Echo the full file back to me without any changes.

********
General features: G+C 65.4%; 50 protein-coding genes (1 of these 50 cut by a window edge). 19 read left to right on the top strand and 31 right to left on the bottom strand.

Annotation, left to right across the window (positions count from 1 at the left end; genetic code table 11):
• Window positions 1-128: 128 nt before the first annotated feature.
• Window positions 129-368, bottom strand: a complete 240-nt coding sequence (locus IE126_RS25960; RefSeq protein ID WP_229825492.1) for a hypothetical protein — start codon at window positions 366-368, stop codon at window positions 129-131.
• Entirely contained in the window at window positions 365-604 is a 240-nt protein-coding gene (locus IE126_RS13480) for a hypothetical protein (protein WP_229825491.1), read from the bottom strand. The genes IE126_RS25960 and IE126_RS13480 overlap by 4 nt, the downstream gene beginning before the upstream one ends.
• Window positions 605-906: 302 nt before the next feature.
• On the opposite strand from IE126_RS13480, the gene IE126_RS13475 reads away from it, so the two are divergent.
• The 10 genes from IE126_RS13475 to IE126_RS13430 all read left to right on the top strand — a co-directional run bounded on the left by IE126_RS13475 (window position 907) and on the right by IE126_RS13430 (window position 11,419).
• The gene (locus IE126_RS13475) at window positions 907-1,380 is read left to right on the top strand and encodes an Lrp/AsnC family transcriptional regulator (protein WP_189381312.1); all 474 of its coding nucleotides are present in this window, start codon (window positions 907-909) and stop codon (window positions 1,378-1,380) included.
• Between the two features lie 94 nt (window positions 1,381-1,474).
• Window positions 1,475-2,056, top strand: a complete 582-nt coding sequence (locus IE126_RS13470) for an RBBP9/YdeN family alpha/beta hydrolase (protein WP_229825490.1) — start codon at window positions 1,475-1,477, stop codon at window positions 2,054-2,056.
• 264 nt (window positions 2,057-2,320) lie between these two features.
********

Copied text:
General features: G+C 65.4%; 50 protein-coding genes (1 of these 50 cut by a window edge). 19 read left to right on the top strand and 31 right to left on the bottom strand.

Annotation, left to right across the window (positions count from 1 at the left end; genetic code table 11):
• Window positions 1-128: 128 nt before the first annotated feature.
• Window positions 129-368, bottom strand: a complete 240-nt coding sequence (locus IE126_RS25960; RefSeq protein ID WP_229825492.1) for a hypothetical protein — start codon at window positions 366-368, stop codon at window positions 129-131.
• Entirely contained in the window at window positions 365-604 is a 240-nt protein-coding gene (locus IE126_RS13480) for a hypothetical protein (protein WP_229825491.1), read from the bottom strand. The genes IE126_RS25960 and IE126_RS13480 overlap by 4 nt, the downstream gene beginning before the upstream one ends.
• Window positions 605-906: 302 nt before the next feature.
• On the opposite strand from IE126_RS13480, the gene IE126_RS13475 reads away from it, so the two are divergent.
• The 10 genes from IE126_RS13475 to IE126_RS13430 all read left to right on the top strand — a co-directional run bounded on the left by IE126_RS13475 (window position 907) and on the right by IE126_RS13430 (window position 11,419).
• The gene (locus IE126_RS13475) at window positions 907-1,380 is read left to right on the top strand and encodes an Lrp/AsnC family transcriptional regulator (protein WP_189381312.1); all 474 of its coding nucleotides are present in this window, start codon (window positions 907-909) and stop codon (window positions 1,378-1,380) included.
• Between the two features lie 94 nt (window positions 1,381-1,474).
• Window positions 1,475-2,056, top strand: a complete 582-nt coding sequence (locus IE126_RS13470) for an RBBP9/YdeN family alpha/beta hydrolase (protein WP_229825490.1) — start codon at window positions 1,475-1,477, stop codon at window positions 2,054-2,056.
• 264 nt (window positions 2,057-2,320) lie between these two features.